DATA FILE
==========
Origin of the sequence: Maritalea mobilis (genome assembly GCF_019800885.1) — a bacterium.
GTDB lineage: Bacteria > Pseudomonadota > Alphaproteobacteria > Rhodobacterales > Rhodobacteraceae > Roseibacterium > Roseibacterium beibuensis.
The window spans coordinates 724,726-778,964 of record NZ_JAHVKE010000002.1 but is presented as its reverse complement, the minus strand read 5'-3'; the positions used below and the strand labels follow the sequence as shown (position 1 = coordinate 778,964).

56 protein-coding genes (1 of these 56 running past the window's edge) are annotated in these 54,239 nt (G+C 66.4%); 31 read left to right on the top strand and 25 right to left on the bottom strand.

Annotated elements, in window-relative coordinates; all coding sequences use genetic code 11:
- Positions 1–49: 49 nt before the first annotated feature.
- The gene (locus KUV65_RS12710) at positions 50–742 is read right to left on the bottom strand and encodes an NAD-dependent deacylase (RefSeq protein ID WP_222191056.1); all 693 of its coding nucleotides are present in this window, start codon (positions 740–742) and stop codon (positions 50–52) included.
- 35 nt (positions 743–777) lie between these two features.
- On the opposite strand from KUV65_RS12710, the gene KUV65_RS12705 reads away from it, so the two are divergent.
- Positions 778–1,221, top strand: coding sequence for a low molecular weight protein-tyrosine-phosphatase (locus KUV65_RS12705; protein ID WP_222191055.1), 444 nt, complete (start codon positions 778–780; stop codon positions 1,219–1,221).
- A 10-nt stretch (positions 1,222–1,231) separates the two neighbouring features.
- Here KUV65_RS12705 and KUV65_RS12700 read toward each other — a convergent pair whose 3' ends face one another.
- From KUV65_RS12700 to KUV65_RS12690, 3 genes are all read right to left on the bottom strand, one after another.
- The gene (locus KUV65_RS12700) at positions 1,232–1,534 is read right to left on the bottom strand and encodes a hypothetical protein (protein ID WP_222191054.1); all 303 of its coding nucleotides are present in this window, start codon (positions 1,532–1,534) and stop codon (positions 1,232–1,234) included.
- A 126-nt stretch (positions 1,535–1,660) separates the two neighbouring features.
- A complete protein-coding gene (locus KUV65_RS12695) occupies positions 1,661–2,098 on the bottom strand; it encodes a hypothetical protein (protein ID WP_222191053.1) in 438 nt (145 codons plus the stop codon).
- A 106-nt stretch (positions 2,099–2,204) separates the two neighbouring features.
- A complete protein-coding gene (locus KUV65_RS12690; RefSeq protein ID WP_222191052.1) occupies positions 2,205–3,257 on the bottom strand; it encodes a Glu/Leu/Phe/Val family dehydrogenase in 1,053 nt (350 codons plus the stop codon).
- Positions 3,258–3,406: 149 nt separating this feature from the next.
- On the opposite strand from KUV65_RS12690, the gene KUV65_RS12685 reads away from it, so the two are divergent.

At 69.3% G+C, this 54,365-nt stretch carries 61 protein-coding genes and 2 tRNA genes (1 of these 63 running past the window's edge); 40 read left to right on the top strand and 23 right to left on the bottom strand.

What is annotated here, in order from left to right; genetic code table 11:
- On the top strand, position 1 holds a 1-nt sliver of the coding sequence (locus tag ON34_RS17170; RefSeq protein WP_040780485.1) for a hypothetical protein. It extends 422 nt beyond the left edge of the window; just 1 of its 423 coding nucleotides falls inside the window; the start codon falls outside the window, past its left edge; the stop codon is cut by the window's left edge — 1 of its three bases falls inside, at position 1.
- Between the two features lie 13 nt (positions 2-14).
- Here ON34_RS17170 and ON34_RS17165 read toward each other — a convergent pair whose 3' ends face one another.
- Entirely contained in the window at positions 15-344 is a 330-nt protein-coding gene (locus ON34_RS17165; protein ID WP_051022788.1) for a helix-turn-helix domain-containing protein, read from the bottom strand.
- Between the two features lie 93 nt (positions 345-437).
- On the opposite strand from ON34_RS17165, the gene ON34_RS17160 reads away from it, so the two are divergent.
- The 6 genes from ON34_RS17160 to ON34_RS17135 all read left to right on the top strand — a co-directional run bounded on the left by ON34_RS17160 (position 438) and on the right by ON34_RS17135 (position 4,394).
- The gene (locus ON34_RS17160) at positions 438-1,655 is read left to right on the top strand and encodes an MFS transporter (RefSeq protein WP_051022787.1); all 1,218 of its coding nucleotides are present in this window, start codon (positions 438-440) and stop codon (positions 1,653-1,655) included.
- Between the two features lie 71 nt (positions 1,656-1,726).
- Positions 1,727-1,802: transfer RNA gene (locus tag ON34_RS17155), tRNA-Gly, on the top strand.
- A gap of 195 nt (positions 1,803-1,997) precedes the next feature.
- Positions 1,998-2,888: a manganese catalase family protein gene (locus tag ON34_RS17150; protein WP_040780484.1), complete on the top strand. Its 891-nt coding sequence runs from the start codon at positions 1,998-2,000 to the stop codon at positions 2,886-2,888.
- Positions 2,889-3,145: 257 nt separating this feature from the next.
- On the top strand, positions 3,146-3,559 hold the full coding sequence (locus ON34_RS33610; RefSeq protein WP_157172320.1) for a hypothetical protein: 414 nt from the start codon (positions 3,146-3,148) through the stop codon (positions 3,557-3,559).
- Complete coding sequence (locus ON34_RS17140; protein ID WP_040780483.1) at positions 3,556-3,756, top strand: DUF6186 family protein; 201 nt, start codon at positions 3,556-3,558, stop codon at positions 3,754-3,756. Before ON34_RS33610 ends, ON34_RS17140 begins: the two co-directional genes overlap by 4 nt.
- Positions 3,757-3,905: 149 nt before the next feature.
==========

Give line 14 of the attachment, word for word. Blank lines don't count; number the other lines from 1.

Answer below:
- The gene (locus KUV65_RS12700) at positions 1,232–1,534 is read right to left on the bottom strand and encodes a hypothetical protein (protein ID WP_222191054.1); all 303 of its coding nucleotides are present in this window, start codon (positions 1,532–1,534) and stop codon (positions 1,232–1,234) included.